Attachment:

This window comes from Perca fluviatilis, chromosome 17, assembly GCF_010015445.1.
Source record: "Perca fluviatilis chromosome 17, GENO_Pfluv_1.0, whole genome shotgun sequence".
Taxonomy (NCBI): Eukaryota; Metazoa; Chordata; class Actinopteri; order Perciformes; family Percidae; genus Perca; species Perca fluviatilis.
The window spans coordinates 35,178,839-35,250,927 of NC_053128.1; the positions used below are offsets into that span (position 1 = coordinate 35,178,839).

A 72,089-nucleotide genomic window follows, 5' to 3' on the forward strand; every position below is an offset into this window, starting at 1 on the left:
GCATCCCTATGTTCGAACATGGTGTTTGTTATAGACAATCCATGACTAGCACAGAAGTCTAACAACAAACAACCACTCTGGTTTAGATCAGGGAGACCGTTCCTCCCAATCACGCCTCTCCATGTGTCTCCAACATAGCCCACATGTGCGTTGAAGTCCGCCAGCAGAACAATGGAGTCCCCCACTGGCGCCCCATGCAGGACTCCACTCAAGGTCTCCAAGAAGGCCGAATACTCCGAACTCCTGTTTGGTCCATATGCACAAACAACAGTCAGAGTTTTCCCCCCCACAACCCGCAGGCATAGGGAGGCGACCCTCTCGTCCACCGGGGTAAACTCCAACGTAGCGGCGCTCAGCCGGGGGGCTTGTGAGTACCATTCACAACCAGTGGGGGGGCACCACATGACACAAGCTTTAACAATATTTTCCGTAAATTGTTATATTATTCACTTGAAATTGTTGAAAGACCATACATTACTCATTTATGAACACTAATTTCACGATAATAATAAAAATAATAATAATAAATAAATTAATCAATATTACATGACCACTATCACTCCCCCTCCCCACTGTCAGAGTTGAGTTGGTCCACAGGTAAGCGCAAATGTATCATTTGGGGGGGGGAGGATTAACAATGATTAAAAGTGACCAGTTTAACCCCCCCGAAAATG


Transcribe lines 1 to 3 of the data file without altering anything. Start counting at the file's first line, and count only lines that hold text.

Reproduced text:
This window comes from Perca fluviatilis, chromosome 17, assembly GCF_010015445.1.
Source record: "Perca fluviatilis chromosome 17, GENO_Pfluv_1.0, whole genome shotgun sequence".
Taxonomy (NCBI): Eukaryota; Metazoa; Chordata; class Actinopteri; order Perciformes; family Percidae; genus Perca; species Perca fluviatilis.